Advertisement

Let the people's will, not the courts', prevail on gay marriage

To the editor: In 2000, the state of California adopted Proposition 22, which forbade the licensing of same-sex marriages. In 2008, the California Supreme Court ruled that law unconstitutional. ("Supreme Court clears the way for gay marriage in 11 more states," Oct. 6)

In response, Proposition 8, a constitutional amendment against the redefining of marriage, was placed on that year's November ballot. It received more than 52% of the vote.

Advertisement

Although upheld by the state Supreme Court, federal District Judge Vaughn Walker overturned Proposition 8 on Aug. 4, 2010. More than 7 million voters were effectively disenfranchised. This is what is meant by the term "judicial activism."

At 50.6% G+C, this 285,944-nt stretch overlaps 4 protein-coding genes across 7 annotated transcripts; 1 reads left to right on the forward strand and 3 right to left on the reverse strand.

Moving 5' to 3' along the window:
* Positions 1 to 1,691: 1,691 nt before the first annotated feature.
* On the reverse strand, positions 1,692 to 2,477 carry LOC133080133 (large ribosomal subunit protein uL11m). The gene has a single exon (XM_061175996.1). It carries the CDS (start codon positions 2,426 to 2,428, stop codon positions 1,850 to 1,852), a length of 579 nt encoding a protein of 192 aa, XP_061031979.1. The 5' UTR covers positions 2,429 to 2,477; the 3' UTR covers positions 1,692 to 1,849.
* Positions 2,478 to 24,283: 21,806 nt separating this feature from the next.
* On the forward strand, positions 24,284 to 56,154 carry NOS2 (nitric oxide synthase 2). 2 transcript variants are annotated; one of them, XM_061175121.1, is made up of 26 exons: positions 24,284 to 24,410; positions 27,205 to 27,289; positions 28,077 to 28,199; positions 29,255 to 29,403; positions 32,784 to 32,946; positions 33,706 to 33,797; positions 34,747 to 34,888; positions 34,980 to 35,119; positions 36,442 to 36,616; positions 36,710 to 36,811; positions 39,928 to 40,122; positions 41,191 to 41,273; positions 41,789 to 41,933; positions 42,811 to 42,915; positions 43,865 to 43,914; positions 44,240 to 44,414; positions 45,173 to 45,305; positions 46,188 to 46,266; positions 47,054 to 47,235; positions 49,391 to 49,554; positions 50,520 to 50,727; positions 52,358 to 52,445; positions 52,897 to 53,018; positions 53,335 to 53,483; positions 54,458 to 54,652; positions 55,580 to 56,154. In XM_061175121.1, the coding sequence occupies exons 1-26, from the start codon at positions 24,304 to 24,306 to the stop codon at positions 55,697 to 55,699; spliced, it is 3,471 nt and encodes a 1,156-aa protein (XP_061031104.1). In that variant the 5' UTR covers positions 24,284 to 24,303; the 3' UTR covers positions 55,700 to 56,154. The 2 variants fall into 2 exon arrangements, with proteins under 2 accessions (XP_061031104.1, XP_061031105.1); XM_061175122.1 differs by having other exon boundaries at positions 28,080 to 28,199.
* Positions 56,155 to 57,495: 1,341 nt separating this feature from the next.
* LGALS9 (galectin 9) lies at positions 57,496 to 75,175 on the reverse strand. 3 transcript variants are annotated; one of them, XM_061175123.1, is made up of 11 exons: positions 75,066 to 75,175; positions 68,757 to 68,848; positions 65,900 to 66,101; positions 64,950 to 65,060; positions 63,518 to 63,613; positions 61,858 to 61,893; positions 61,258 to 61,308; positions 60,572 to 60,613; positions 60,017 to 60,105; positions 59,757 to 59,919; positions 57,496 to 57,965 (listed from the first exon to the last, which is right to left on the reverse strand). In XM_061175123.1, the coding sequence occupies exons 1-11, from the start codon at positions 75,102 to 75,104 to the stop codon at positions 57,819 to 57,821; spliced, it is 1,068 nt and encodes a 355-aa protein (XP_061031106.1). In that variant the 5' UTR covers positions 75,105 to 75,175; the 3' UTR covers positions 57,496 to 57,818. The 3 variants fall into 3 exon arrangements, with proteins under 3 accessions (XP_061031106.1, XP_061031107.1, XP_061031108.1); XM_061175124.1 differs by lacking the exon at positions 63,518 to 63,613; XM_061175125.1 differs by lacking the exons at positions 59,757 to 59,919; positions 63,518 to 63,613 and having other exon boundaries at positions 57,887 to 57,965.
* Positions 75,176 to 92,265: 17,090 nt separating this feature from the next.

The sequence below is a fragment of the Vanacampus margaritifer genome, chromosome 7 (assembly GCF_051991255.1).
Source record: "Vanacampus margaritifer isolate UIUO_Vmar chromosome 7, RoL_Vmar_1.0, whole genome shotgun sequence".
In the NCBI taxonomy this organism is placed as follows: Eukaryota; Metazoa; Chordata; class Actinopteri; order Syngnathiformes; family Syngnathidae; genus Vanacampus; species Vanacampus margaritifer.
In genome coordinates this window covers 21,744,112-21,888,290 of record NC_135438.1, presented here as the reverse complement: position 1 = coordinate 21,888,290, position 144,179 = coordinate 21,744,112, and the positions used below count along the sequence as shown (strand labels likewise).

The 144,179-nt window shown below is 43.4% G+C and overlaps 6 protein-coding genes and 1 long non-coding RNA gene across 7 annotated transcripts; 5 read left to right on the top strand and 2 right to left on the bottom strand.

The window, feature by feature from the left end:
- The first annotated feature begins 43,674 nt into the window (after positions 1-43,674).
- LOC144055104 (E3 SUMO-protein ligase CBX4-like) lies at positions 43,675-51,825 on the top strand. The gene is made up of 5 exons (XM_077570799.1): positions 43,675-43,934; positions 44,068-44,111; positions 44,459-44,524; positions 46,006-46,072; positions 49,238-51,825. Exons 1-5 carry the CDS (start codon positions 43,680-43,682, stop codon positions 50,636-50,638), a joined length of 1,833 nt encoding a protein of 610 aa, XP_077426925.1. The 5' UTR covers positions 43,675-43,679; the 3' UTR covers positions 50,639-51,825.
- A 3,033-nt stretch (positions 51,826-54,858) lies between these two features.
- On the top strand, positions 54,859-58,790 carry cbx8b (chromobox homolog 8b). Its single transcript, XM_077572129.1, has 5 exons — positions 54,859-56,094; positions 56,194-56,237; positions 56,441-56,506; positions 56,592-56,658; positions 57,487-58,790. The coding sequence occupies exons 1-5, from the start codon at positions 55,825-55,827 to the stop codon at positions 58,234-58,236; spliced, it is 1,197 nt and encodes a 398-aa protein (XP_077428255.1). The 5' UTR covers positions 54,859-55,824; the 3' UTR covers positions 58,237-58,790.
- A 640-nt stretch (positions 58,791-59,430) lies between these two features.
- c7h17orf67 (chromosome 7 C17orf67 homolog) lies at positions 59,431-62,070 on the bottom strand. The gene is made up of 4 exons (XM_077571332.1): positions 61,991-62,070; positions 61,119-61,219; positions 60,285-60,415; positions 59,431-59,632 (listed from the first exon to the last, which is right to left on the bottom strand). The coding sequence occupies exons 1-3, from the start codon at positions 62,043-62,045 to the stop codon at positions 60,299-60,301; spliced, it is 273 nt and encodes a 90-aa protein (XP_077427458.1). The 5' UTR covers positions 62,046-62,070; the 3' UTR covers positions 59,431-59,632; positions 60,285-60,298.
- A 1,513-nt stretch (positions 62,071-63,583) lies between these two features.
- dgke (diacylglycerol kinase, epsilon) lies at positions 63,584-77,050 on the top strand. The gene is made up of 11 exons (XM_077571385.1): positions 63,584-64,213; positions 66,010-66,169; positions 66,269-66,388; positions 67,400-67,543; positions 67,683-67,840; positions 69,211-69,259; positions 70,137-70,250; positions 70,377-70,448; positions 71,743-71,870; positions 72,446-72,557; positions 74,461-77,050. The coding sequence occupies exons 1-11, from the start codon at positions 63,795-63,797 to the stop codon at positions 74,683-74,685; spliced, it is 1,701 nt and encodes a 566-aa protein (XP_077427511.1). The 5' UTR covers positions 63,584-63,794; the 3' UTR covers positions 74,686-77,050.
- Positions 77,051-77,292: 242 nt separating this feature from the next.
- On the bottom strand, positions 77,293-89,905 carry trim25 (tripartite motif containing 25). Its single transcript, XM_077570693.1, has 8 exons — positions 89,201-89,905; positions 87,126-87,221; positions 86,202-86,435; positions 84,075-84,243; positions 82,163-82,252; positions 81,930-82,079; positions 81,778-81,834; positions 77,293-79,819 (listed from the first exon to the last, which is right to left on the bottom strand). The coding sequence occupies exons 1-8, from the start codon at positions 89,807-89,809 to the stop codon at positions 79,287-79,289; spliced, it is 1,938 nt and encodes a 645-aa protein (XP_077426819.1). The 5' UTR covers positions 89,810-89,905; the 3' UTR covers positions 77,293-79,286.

The way things are trending, eventually same-sex marriage would probably have been approved by voters, a far better way to go about this. What a tragedy to see 7 million votes trashed by an overzealous judiciary.

Now, how sad it is to see the U.S. Supreme Court fail to uphold the will of the people in other states.

Nathan Post, Santa Barbara

Follow the Opinion section on Twitter @latimesopinion

Advertisement
Advertisement